The name of God is God’s declaration of who and what he is. Here, God’s name asserts his solitariness and supremacy. He is Yahweh, the I AM. No one is like him (Isaiah 40:25); he does whatever he wants to (Psalm 115:3; 135:1-6; Ephesians 1:11), which is always what is wise and right. God’s name should transform our questions in the perplexities of life. For example, “the I AM has placed me in this circumstance to learn the surpassing resources of who he is. I feel utter weakness, but he is strength. I feel despair, but he is refreshing hope. I have no answers, but he is wisdom. Lord, in my instability, I will rely on the certainty of who you are.”
While it is true that the patriarchs knew God by the name Yahweh (Genesis 18:32; 28:13), it was not until the time of the Exodus that God revealed or demonstrated the meaning of the name Yahweh to his people (Exodus 6:2-8). The Lord reveals himself more fully in the events of salvation, whether in the old covenant shadows or the fulfillment of the Messiah and his new covenant. By this name (I AM) God reveals himself as the Covenant Lord and Redeemer of his chosen people. He makes himself known as our light and our salvation (Psalm 27:1; cf. Exodus 15:2).
The Lord does not share his glory with anyone. God is independent of everything else. He is Creator, while everything outside of him is created and dependent. God’s great question to Job is enough to silence everyone (Job 38:4). God lets us know his absolute independence in a number of ways; for example, he is independent in his thoughts (Isaiah 55:8; Romans 11:33-34), in his will (Romans 9:19; Ephesians 1:5; Revelation 4:11), and in his counsel (Psalm 33:11). Listen to the words of A. W. Pink. “Such a One is to be revered, worshipped, adored. He is solitary in His majesty, unique in His excellency, peerless in His perfections. He sustains all, but is Himself independent of all. He gives to all, but is enriched by none. Such a God cannot be found out by searching; He can only be known, only as He is revealed to the heart by the Holy Spirit through the Word” (The Attributes of God, p. 4).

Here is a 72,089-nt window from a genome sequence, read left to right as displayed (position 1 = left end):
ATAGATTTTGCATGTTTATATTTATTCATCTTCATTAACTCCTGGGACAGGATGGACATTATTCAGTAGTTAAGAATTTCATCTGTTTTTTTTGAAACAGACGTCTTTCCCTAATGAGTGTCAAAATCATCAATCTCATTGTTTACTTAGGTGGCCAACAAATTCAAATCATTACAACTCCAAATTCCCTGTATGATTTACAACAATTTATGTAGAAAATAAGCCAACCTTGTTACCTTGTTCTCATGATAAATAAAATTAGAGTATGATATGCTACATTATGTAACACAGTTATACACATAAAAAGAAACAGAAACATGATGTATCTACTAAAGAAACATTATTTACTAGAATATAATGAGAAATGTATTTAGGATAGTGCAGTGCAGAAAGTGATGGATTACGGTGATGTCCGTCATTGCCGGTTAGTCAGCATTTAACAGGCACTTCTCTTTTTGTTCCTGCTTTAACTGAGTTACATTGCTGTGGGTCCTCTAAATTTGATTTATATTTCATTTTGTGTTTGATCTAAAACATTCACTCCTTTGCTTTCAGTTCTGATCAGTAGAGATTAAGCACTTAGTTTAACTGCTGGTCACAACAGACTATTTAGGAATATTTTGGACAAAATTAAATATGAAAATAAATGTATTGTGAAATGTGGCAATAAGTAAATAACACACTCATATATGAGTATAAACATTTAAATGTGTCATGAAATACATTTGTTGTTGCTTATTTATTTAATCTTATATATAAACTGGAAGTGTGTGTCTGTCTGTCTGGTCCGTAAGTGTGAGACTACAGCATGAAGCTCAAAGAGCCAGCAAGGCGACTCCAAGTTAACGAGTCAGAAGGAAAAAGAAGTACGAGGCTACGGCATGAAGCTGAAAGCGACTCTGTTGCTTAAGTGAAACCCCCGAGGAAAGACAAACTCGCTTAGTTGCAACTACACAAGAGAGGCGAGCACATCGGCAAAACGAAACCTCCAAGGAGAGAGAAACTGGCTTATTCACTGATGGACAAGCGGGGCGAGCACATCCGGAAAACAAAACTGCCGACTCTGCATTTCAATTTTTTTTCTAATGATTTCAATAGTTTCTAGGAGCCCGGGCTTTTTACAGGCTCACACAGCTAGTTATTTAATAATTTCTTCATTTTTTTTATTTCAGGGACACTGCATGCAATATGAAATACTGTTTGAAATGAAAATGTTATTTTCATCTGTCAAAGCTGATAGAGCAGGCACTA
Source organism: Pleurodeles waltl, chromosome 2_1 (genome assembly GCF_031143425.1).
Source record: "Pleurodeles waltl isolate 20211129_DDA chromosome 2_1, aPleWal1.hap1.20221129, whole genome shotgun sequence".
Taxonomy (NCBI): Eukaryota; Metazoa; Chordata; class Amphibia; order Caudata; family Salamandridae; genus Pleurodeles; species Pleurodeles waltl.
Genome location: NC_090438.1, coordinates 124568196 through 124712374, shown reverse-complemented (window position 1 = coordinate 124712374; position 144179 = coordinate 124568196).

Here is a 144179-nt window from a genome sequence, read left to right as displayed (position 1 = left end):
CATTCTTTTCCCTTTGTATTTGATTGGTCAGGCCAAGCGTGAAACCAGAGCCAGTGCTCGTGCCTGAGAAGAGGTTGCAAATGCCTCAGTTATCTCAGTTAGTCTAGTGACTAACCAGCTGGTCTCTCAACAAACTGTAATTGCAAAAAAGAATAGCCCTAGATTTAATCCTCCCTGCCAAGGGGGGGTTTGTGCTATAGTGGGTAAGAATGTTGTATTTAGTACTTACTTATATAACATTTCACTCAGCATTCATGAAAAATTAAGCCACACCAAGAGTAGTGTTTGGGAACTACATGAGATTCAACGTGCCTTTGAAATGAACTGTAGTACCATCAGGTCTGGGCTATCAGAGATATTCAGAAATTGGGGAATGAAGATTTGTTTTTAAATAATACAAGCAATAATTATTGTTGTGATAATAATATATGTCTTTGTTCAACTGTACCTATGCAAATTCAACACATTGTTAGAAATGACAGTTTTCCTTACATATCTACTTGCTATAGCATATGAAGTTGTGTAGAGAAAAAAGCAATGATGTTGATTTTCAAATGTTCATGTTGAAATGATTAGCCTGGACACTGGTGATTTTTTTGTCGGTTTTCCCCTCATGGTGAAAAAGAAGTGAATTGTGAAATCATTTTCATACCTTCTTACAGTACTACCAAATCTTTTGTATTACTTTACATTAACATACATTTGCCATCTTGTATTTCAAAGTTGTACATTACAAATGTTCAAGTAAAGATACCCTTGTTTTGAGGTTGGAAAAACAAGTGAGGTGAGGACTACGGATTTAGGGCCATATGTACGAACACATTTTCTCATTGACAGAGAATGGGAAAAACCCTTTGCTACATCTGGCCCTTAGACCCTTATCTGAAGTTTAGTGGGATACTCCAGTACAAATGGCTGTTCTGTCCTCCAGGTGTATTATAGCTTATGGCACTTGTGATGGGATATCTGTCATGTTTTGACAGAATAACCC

God clearly states that he will not share his glory as God with anyone else. He is far above all that people wrongly imagine to be gods (Jeremiah 10:2-10). In this Servant Song, Yahweh exalts his Son with equal glory to himself. What the Father does, the Son does (John 5:19b). In this way, this reinforces a high evaluation of Christ, the Servant of the Lord. The “bread”, to use our illustration again, enhances the flavor and value of the “rest of the sandwich”. Today, let the glory of the Messiah flavor your way of life.
Grace and peace, David